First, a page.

Allison Diller said the city's
burglary and theft numbers
have been above average
during the last month and
a half. She said you can't of-
ficially tie the economy to
the increase, but she sus-
pects that's the case.
"We are watching busi-
nesses more closely this
time of year," she said, add-
ing that law enforcement
agencies will commonly
put together special en-
forcement units that patrol
businesses only, mostly in


the evening.
Business owners can pre-
vent thefts by making sure
their stores are locked and
well-lit overnight arid that
valuable items, such as TVs,
are out of sight, she said.
Shoppers should seek out
security escorts when bring-
ing packages to their cars.
In Oviedo this year, bur-
glaries to businesses, includ-
ing forced and attempted
entry, have nearly doubled
compared with this time
last year, from 33 to 60. Car
burglaries in that time frame
have increased by 52 per-
cent. Burglaries to residenc-
es stayed about the same.
"The holiday season al-
ways gives people looking
for something to steal op-

> turn to CRIME on page A4


City OKs

red light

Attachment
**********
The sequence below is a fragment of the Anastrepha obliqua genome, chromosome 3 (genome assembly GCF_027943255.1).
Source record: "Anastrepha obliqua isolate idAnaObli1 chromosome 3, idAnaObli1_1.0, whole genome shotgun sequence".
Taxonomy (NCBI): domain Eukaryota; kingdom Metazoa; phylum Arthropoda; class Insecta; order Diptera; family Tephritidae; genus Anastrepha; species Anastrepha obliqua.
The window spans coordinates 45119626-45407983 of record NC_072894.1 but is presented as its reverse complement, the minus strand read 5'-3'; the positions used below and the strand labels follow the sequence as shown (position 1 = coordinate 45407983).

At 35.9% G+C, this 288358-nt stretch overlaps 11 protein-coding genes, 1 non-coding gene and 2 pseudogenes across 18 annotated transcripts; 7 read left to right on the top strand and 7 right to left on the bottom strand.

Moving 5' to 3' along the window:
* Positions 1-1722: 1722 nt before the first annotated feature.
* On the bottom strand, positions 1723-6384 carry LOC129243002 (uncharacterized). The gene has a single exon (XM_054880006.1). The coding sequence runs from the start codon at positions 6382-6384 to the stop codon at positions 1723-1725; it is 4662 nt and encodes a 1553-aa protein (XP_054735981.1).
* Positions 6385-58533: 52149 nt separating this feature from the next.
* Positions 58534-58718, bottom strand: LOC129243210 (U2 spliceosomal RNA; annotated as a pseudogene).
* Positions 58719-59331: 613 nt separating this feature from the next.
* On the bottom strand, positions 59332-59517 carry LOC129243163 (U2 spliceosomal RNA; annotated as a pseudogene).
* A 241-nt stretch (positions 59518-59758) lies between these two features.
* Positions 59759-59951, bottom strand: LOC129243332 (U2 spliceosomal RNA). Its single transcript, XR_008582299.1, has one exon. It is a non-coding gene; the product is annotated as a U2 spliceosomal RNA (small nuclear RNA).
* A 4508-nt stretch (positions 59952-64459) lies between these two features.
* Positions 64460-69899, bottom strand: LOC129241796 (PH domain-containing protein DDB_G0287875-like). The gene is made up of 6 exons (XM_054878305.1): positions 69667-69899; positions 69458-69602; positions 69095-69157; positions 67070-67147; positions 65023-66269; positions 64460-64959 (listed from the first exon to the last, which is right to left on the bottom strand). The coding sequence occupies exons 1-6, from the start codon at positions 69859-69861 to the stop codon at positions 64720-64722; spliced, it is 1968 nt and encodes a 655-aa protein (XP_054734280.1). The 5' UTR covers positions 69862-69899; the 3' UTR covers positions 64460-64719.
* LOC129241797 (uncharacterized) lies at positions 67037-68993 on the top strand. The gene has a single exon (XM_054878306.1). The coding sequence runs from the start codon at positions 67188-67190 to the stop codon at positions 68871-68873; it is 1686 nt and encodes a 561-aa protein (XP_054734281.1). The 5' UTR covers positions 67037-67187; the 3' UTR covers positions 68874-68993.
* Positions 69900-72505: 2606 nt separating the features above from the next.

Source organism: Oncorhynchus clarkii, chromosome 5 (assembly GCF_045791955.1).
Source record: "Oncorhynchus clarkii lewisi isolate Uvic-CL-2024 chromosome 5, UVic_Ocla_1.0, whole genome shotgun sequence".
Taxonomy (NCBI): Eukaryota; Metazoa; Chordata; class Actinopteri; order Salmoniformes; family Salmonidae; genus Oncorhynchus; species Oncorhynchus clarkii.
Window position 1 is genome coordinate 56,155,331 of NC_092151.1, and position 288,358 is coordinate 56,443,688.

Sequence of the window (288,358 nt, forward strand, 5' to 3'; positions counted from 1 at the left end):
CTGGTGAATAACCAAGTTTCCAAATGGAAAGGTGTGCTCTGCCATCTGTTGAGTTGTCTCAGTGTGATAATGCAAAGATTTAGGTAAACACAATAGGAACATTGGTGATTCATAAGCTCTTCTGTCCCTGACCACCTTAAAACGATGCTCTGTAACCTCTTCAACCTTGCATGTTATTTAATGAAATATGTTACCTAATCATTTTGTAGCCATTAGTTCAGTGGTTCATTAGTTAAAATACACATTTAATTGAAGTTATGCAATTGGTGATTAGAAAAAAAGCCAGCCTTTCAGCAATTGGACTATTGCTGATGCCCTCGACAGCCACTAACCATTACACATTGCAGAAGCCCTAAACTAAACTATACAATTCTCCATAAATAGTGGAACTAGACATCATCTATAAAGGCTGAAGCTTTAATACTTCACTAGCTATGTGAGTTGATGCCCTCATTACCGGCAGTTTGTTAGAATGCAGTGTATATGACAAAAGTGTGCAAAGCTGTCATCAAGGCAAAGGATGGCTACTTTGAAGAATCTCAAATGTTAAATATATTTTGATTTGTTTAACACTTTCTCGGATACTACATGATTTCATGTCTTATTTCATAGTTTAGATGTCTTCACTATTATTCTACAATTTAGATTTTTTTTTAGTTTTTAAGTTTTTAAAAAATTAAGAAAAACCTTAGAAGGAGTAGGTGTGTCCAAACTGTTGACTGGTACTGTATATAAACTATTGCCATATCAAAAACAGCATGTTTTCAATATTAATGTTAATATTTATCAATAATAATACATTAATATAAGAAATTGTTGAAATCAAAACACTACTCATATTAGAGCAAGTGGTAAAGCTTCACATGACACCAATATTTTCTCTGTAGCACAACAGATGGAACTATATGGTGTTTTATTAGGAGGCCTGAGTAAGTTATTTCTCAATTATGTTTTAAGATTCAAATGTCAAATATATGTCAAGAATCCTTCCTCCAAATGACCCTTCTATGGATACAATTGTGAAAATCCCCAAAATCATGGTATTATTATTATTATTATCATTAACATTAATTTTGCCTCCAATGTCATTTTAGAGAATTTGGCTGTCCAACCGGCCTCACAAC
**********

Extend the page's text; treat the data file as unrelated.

cameras

ISAAC BABCOCK
OBSERVER STAFF

Winter Park may soon have
its own "red light" district af-
ter city commissioners voted
unanimously last week to al-
low cameras that can catch
drivers running red lights.
Mayor David Strong had
spoken favorably of the
cameras earlier in the year
when asked about Apopka's
system, which was the first
in Florida. That system com-
pleted an 8 1/2-month pilot
study in March.
Now he's adamant about
implementing a similar sys-
tem.
"If you asked me I'd
put them everywhere you
could;" Strong said. "People
> turn to LIGHTS on page A5


Schools face deeper cuts


MARY-ELIZABETH HITTEL
GUEST REPORTER

Having recently reversed
a decision to flip school
start times, Orange Coun-
ty School Board members
may be feeling a reprieve
from public criticism, but
they still face tough budget
decisions.
After cutting 7 percent
from each district and 6
percent from each of the
schools for this year's bud-
get, Orange County Pub-'
lic Schools was forced to
make a $23 million cut to
next year's budget.
School Board Chair-
woman Joie Cadle said
while Orange County will
maintain what it can, cuts
are inevitable. OCPS used
its non-recurring expenses
line item to cover the cost
of the current $23 million
holdback, Cadle said. A hir-


ing freeze is also in place,
and at this time, no ad-
ditional cuts to the class-
rooms will be made.